Malaria vector bionomics in Taita-Taveta County, coastal Kenya
Karisa J., Ominde K., Muriu S., Munyao V., Mwikali K., Babu L., Ondieki Z., Bartilol B., Tuwei M., Wanjiku C., Maia M., Midega J., Rono M., Peshu N., Mbogo C., Mwangangi JM.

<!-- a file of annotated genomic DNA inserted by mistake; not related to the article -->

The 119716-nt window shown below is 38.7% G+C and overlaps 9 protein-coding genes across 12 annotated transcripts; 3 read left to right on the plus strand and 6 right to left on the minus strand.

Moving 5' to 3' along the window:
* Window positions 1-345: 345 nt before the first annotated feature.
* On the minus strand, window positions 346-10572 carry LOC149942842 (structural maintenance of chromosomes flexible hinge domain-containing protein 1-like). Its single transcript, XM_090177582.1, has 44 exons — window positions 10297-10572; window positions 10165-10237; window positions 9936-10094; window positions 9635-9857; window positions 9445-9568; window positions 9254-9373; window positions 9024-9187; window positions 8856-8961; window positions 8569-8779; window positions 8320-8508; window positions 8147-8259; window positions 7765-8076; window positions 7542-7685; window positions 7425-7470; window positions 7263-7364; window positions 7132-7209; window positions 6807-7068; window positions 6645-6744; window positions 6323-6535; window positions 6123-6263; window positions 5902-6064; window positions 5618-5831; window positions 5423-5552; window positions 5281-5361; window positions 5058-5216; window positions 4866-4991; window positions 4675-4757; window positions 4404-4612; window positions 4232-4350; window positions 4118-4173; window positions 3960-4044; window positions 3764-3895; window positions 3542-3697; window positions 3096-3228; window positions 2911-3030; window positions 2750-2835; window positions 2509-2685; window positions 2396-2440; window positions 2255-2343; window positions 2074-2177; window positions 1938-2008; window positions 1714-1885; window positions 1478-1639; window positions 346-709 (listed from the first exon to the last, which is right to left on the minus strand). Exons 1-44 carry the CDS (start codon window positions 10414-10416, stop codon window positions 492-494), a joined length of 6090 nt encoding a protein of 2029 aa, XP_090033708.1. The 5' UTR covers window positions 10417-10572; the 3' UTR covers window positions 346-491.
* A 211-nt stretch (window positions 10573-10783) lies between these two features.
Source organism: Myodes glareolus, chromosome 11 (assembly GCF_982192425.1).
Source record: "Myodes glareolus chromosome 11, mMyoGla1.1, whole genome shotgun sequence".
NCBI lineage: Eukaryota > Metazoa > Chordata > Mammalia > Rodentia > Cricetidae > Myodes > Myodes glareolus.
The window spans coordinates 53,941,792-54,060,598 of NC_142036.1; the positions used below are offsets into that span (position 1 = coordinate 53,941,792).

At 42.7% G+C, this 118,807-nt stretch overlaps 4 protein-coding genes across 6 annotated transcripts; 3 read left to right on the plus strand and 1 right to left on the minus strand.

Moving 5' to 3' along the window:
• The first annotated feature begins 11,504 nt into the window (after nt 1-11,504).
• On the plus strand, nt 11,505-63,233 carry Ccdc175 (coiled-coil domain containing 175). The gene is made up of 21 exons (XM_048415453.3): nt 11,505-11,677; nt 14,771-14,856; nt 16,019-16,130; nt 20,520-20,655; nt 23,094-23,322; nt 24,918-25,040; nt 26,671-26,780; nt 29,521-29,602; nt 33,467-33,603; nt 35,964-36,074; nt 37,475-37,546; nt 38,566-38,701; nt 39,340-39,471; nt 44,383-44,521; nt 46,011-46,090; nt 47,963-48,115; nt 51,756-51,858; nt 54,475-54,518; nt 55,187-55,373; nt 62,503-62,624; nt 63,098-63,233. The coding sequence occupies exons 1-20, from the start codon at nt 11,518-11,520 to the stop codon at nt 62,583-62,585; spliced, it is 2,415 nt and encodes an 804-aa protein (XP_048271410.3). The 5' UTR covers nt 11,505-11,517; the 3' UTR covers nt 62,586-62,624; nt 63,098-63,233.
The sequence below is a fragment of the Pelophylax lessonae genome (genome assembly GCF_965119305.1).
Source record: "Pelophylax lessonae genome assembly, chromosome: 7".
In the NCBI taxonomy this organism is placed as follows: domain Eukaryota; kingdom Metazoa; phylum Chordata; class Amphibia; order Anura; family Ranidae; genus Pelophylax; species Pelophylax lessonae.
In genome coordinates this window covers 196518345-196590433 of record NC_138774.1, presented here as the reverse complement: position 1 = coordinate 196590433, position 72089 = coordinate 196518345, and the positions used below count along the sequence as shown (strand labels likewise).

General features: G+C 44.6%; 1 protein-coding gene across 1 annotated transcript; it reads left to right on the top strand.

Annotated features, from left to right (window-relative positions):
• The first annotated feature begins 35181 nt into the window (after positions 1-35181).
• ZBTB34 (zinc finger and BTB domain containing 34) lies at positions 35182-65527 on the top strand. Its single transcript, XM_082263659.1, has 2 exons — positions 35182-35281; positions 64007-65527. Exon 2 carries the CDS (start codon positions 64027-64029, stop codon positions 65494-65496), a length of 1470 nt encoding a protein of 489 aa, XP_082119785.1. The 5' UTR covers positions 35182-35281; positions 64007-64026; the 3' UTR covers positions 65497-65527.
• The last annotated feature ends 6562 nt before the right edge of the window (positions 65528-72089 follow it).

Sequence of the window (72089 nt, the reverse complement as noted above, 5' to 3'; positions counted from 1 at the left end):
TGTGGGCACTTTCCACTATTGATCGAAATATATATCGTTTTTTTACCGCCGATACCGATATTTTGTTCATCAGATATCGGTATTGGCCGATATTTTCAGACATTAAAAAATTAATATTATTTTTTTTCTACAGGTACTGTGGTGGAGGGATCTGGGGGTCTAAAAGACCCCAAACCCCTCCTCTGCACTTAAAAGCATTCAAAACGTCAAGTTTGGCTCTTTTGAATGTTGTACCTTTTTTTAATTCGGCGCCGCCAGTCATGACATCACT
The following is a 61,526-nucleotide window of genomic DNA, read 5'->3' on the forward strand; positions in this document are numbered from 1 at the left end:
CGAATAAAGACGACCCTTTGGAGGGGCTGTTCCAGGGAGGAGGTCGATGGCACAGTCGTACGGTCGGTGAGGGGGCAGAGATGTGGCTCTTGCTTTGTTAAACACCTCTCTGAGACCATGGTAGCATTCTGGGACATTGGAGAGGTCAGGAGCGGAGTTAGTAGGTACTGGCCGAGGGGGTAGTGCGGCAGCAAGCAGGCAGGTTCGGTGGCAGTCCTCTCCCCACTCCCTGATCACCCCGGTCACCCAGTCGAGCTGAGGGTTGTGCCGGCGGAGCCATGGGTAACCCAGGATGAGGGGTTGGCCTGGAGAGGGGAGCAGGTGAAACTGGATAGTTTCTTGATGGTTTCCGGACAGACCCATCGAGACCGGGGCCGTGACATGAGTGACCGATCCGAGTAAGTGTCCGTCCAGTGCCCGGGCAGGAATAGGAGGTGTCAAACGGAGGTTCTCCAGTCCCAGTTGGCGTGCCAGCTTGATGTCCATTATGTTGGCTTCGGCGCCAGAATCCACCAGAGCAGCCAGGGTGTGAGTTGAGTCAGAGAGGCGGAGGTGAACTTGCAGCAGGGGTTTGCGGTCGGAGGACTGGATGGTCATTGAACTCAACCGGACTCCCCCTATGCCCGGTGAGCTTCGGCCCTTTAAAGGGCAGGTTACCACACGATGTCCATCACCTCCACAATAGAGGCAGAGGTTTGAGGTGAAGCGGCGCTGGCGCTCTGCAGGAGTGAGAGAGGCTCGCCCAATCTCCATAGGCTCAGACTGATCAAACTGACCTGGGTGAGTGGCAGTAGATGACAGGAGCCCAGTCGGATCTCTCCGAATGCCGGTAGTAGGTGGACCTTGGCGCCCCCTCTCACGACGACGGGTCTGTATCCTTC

Abstract Background Estimation of the composition and densities of mosquito species populations is crucial for monitoring the epidemiology of mosquito-borne diseases and provide information on local vectors to public health officials and policy-makers. The aim of this study was to evaluate malaria vector bionomics in ecologically distinct sites in Taita-Taveta County, Kenya. Methods Adult mosquitoes were collected using backpack aspirators and paired indoor/outdoor CDC light traps in 10 randomly selected households in six villages with distinct ecologies over a study period of 3 years. All Anopheles mosquitoes were morphotyped, and sibling species of Anopheles gambiae sensu lato (An. gambiae s.l.) were identified and separated by PCR analysis of extracted ribosomal DNA. All female anophelines were tested for sporozoite infectivity, with engorged females screened for blood-meal sources using the enzyme-linked immunosorbent assay technique. A subsample of those testing positive and those testing negative for Plasmodium in the ELISA were subjected to PCR assay. Results A total of eight different Anopheles species were collected both indoors and outdoors. Anopheles gambiae s.l. (82.6%, n = 5252) was the predominant species sensu lato, followed by Anopheles coustani sensu lato (An. coustani s.l.; (10.5%, n = 666) and Anopheles funestus sensu lato (An. funestus s.l.; 5.6%, n = 357). A subset of 683 mosquito samples representing An. gambiae s.l. (n = 580, approx. 11.0%) and An. funestus s.l. (n = 103, approx. 28.9%) were identified by molecular diagnostic assays into sibling species. The An. gambiae s.l. complex was composed of Anopheles arabiensis (62.5%, n = 363/580), An. gambiae sensu stricto (An. gambiae s.s.; 0.7%, n = 4/580), Anopheles merus (0.7%, n = 4/580) and Anopheles quadriannulatus (0.2%, n = 1/580), with the remaining samples (35.5%, n = 206/580) unamplified. Anopheles funestus s.l. was composed of An. rivulorum (14.6%, n = 15/103) and An. leesoni (11.6%, n = 12/103); the remaining samples were unamplified (73.8%, n = 76/103). A total of 981 samples were subjected to PCR analysis for malaria parasite detection; of these 16 (1.6%) were confirmed to be positive for Plasmodium falciparum. The overall human blood index was 0.13 (32/238). Conclusions Anopheles gambiae, An. funestus and An. coustani are key malaria vectors in the Taveta region of Kenya, showing concurrent indoor and outdoor transmission. All of the vectors tested showed a higher propensity for bovine and goat blood than for human blood. Graphical Abstract